You can buy them in packs and put one into each pair of shoes where they’re needed. They also last quite a long time.
5. Wear Moisture-Wicking Soft-Material Socks
Buy moisture-wicking socks, which will help keep your feet dry and reduce chafing caused by sweating.
A pair of soft socks will also act as a comfortable barrier to chafing against the back of the shoe.
Make sure that the moisture-wicking socks you buy are similar to your usual socks in terms of thickness. Feetures makes very comfortable dress and everyday socks.
6. Use Anti-Perspirant
If sweat is the cause of your chafing, then try applying antiperspirant to your heels to stop them from sweating.
Make sure never to apply it to raw skin or open wounds. So if you have blisters or torn skin due to rubbing, you will need to wait for it to heal before you try this.
7. Stretch Your Shoes
If your shoes are too small and it’s causing your heels to rub against the shoe, you can try to stretch your shoes out so they have a better fit.
You may be able to stretch canvas or mesh shoes by warming them in the microwave for 30 seconds or blow-drying them with a hairdryer.
Then, put them on your feet and walk around with them to stretch them out. Make sure they’re still warm but not hot enough to burn you.
Just note that you won’t be able to do this with any metal shoes, including the eyelets.
You can also stretch shoes by putting a bag filled halfway with water into each shoe—right up to the toe—and placing your shoes in the freezer.
8. Soften the Back of Your Shoes
If your shoes are made of leather and the back of your shoes is hard or rough, you can try to soften them with a leather conditioner.
You can use damp newspaper or oils for shoes made of other material.
9. Using of Anti-Friction Sticks
Also consider buying anti-friction socks, or blister-free socks. These are designed to protect your feet from friction in all the areas most prone to chafing, so they should help reduce rubbing at the back of the heel.
10. Reduce the Moisture in Your Shoes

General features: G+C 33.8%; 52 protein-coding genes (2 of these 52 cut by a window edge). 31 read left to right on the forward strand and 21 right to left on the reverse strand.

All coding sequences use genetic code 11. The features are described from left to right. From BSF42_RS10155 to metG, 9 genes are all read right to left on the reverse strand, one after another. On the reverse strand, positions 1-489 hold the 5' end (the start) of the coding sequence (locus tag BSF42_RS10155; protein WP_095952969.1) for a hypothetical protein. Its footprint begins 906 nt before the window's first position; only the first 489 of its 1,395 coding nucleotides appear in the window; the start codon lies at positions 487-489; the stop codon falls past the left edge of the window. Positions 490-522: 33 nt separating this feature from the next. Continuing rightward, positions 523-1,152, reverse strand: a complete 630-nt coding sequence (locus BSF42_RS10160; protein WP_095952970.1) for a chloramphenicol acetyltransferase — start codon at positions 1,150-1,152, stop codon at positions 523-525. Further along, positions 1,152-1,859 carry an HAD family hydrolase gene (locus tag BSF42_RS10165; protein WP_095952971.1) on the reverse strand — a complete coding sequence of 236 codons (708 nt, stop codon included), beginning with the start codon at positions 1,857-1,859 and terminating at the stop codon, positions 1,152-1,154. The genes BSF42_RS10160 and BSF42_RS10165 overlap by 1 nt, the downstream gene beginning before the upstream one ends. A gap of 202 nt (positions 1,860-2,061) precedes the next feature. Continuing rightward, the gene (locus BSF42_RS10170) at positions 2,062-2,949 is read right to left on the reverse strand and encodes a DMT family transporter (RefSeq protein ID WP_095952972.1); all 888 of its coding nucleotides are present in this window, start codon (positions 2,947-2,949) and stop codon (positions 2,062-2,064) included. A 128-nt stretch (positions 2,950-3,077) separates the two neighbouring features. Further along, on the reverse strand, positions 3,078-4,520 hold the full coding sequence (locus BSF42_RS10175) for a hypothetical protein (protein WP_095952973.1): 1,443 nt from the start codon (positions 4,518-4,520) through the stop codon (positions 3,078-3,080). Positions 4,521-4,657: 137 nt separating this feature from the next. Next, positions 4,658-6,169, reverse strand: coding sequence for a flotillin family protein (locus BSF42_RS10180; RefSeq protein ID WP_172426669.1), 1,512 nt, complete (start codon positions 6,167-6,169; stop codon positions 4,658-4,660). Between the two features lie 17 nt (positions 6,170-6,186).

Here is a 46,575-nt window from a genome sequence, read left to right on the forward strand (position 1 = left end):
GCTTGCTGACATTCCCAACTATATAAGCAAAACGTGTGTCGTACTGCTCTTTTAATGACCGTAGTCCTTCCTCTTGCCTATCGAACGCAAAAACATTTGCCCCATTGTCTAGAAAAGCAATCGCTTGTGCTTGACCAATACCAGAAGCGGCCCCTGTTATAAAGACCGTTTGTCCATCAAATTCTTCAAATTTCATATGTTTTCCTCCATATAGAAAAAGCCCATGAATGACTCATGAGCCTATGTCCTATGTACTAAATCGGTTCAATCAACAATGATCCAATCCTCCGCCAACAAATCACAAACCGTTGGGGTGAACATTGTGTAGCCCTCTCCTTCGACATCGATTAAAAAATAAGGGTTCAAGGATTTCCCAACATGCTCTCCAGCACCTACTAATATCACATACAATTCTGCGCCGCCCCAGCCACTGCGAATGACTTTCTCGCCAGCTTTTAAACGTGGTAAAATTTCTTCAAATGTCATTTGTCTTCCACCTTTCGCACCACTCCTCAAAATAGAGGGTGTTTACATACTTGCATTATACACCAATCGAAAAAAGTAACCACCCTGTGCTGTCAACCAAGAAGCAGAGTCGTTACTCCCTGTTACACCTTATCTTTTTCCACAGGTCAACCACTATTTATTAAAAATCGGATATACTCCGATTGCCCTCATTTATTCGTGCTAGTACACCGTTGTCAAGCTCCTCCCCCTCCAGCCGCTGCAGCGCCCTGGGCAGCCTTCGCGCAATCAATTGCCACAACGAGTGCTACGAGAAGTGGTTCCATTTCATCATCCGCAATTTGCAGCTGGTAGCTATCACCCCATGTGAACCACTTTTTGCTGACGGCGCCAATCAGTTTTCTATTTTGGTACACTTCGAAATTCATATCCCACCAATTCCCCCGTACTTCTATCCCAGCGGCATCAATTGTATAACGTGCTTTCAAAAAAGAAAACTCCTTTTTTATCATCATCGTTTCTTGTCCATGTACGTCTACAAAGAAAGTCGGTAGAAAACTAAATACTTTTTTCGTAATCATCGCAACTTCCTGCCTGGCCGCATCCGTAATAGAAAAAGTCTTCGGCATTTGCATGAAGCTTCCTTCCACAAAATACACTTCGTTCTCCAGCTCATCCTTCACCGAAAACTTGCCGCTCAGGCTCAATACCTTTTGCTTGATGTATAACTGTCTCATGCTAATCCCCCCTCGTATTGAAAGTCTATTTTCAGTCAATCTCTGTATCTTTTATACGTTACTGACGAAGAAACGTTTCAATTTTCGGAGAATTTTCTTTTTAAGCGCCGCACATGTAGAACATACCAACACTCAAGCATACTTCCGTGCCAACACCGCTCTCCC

Excess moisture in shoes can contribute to chafing. If sweaty feet are a problem for you, take steps to prevent your feet from sweating in your shoes.
If you can, you should also dry your feet regularly throughout the day to prevent the moisture from building up, which can increase chafing and allow odor-causing bacteria to thrive.
What Can Happen When Shoes Rub the Back of Your Heel?
One of the most common effects of shoes rubbing the back of your heel is developing blisters.
Not only are blisters painful, but they can also force you to take time off from sports or everyday tasks while they heal. There’s also a risk of infection if blisters break open.
Achilles tendonitis is an inflammatory condition. While it’s usually caused by overuse of the tendon during activity, it can be triggered by overloading the Achilles tendon as you change your gait to prevent your shoes from rubbing your heel’s back.
It can take six weeks or more to heal, which means you will need to rest from activity and wear shoes that support your feet.
Achilles tendonosis is the chronic form of Achilles tendonitis. It can cause a deformed bump to form on your Achilles tendon, resulting from tissue breakdown.
This can occur if you have Achilles tendonitis and continue to wear shoes that rub the back of your heel. It can cause you to adjust your gait to decrease your pain, but this can put more strain on the tendon.
The bursae are fluid-filled sacs inside the joints that cushion the bones and tendons. When your shoes are rubbing the back of your heel, you may be adjusting your gait to prevent the pain, which will place more pressure on your joints.
This can cause the bursae to become inflamed, leading to bursitis. It’s more common in the keep and hip joints, but it can happen in the feet. However, an altered gait can also cause pain in the knee and hip joints.